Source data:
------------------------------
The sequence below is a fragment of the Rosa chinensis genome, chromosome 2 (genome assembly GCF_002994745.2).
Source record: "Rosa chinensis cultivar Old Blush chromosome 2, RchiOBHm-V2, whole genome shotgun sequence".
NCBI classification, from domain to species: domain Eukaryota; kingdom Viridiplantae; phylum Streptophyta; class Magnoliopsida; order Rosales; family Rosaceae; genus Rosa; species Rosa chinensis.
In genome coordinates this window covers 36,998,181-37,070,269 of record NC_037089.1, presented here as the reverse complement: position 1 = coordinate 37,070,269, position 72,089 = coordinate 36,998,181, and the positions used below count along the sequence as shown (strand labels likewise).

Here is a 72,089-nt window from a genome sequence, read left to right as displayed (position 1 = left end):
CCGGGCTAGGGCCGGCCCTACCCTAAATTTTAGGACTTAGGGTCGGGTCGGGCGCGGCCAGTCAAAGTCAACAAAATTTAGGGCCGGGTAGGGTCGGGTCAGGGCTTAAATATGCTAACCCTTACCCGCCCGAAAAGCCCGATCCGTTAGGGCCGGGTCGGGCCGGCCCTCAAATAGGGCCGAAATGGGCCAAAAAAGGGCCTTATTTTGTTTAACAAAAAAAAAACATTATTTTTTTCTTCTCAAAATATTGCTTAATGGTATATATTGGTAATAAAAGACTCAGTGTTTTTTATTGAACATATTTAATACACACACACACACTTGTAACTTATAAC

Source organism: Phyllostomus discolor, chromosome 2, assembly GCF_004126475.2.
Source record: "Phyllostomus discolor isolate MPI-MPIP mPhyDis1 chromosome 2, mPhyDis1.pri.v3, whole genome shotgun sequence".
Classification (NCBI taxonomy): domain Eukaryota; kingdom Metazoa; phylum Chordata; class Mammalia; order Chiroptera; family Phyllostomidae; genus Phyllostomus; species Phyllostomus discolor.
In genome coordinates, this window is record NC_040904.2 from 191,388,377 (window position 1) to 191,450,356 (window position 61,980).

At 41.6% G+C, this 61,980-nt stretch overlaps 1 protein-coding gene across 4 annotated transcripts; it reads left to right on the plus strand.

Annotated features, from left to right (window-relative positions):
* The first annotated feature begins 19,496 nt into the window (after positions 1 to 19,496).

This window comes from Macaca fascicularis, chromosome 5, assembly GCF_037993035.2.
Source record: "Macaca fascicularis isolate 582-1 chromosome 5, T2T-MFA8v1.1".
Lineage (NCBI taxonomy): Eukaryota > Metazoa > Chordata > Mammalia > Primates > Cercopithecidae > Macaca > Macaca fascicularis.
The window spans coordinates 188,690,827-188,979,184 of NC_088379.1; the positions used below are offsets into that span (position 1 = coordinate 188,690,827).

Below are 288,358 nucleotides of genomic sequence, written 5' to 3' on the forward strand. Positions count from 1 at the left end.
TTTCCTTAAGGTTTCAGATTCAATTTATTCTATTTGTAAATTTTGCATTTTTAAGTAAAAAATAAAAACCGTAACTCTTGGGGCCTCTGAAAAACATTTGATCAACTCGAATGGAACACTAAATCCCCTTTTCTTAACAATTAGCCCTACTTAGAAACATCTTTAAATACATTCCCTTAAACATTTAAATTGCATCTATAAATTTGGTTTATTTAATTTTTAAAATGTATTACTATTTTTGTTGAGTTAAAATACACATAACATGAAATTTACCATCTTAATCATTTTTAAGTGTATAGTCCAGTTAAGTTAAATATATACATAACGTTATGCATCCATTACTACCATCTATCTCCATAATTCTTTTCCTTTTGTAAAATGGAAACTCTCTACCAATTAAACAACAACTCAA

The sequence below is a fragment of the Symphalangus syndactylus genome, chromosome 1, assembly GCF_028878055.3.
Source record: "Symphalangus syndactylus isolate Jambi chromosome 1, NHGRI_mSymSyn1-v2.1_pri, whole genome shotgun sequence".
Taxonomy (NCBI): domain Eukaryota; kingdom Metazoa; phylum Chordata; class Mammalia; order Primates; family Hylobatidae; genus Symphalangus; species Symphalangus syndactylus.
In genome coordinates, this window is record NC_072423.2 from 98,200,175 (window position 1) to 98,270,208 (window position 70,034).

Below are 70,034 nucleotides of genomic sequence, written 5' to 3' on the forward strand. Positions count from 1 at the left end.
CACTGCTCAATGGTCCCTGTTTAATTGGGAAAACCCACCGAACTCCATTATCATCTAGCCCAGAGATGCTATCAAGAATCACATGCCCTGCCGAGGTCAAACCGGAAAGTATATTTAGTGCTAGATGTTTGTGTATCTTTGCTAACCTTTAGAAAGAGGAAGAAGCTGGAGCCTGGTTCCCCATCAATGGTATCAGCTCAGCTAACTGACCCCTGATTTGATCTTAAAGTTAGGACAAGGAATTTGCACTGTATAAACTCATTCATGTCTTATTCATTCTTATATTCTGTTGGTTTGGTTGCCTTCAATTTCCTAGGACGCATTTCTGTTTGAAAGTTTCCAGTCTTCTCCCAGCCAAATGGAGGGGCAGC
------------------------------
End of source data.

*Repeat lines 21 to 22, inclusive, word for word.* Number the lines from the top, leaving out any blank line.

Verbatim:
Source record: "Symphalangus syndactylus isolate Jambi chromosome 1, NHGRI_mSymSyn1-v2.1_pri, whole genome shotgun sequence".
Taxonomy (NCBI): domain Eukaryota; kingdom Metazoa; phylum Chordata; class Mammalia; order Primates; family Hylobatidae; genus Symphalangus; species Symphalangus syndactylus.